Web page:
Dave and Mary Lou are serving with Mennonite Central Committee, based in the city of Jos, Nigeria. They shared this reflection in their support network, following an incident in which two bombs were set off in that city.
We have been quiet for several months partly because we haven't known what to say. Nigeria has received a great deal of international attention and response, particularly around the abductions of the schoolgirls from Chibok in northeastern Nigeria last month.
Yesterday, May 20, as is well known now, two bombs went off in Jos, the city where we live. Everyone in our personal network is safe, but now we are receiving reports of people who knew people who were killed. We hear that the majority of those killed were women. One friend visited multiple hospitals in town looking through the charred remains of bodies for a missing person, only to find him this morning in an ICU, living, but only just.
What is deeply ironic (and hopeful!) in this situation is that while it is horrible, the blasts have not set off inter-communal violence as has been the pattern in past conflicts.
On May 15, the International Day of the Family, 400 women held a rally in Jos, Plateau State, Nigeria, calling out, “Stop the Violence” and "Bring Back our Girls."
Over the years since 2001, Plateau State has experienced several waves of inter-communal violence of its own, but that did not stop this group from standing in solidarity with the suffering families of Chibok, a community almost 600 kilometres to the east. A passionate speech was given by a woman from Chibok, bringing tears to many.
The rally and march were organized by women leaders, several of whom are friends of Mennonite Central Committee (MCC), including Justina Ngwobia of Justice, Peace, and Reconciliation Movement (JPRM) and Amina Ahmed of Women’s Initiative for Sustainable Community Development (WISCOD), part of the new organization, Women Peace Builders Network in Nigeria (WOPEN).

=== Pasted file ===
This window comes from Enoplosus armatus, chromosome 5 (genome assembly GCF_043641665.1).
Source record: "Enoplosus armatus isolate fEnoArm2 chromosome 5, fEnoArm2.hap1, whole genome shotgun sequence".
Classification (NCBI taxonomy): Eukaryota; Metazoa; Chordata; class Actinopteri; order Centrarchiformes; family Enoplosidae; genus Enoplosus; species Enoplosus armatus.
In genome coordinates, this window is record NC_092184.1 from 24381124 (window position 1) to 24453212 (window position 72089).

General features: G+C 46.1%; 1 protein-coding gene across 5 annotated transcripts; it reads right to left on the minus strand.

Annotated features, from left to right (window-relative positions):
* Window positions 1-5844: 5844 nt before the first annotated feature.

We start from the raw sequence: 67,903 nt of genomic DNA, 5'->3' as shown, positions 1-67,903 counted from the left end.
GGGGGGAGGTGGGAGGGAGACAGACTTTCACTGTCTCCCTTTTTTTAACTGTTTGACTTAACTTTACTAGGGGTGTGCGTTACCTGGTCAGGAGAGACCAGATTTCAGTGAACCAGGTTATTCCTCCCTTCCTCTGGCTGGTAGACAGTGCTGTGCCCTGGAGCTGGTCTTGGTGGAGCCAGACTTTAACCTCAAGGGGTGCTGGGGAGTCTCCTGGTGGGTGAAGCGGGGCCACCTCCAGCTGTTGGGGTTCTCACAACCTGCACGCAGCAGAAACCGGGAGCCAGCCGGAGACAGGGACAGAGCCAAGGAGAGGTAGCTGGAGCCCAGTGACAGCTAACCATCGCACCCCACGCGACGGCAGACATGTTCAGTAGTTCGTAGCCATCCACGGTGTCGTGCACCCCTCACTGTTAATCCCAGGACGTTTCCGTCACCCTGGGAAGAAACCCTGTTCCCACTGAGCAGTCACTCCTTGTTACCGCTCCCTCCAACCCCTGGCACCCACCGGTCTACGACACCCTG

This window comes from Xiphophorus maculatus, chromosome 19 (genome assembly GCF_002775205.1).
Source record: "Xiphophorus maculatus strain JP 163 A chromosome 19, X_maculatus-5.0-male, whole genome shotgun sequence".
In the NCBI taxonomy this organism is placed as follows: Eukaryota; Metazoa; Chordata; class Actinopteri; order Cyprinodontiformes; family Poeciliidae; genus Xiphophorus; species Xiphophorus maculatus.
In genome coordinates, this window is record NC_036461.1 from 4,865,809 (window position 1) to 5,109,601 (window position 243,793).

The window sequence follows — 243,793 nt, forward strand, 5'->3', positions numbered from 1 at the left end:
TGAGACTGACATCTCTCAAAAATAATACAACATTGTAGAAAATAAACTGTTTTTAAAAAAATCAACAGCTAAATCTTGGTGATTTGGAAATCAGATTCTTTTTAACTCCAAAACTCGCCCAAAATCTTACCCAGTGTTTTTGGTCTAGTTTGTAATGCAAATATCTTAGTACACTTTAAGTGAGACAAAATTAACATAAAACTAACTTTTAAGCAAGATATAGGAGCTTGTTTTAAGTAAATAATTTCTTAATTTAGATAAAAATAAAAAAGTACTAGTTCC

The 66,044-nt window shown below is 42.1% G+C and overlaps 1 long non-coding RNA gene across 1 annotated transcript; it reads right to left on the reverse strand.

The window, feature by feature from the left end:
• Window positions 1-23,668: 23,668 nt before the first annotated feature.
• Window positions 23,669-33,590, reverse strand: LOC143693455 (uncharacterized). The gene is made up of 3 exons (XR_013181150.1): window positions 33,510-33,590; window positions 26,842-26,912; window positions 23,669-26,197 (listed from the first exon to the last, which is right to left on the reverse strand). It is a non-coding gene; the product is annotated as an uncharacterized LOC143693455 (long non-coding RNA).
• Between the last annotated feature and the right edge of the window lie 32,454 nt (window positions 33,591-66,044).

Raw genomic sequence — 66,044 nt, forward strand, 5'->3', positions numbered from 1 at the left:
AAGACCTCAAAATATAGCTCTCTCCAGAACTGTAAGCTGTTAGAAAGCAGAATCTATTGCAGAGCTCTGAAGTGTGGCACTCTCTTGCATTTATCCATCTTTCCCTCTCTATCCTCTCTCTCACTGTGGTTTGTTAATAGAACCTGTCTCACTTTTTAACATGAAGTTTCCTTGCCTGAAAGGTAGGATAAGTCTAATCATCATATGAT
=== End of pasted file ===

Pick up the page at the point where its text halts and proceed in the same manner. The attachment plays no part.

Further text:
This afternoon, five days later, two bomb blasts killed and injured dozens of people in the Jos downtown market, destroying property and threatening the peace that Jos residents have been nurturing for at least two years since the last major incident.
People are tired of the violence. Over the past month, there have been demonstrations, prayers, and rallies around Nigeria asking for the return of the Chibok schoolgirls, many led by women. The International Day of the Family rally focused on the wider problems of violence that still plague the rural areas around Jos. It was as if the community of Jos was making bold the line in the sand against violence.
John Paul Lederach, in his book The Moral Imagination: The Art and Soul of Building Peace (Oxford University Press), uses the image of a spider’s web to describe the ways that people in conflicted communities connect to each other. Violence can break connections among people. Like the spider that must re-spin her web when a stray stick or leaf penetrates, so too peace builders help to re-string relationships that are broken by crises. In our 18 months here, we have been privileged to observe dozens of people who work daily to re-build these intricate webs of relationship that have been broken over the years in Jos. We know that connections have been healed and that new webs have been spun.
The challenge facing the community in Plateau State over the next few days is to stand with the women of last Thursday’s rally and insist that the violence must stop. The challenge is to trust that the re-spun webs, though fragile, can withstand even this terrible shock.
We pray for continued stability and for the will for peace to remain strong.
—Posted May 21, 2014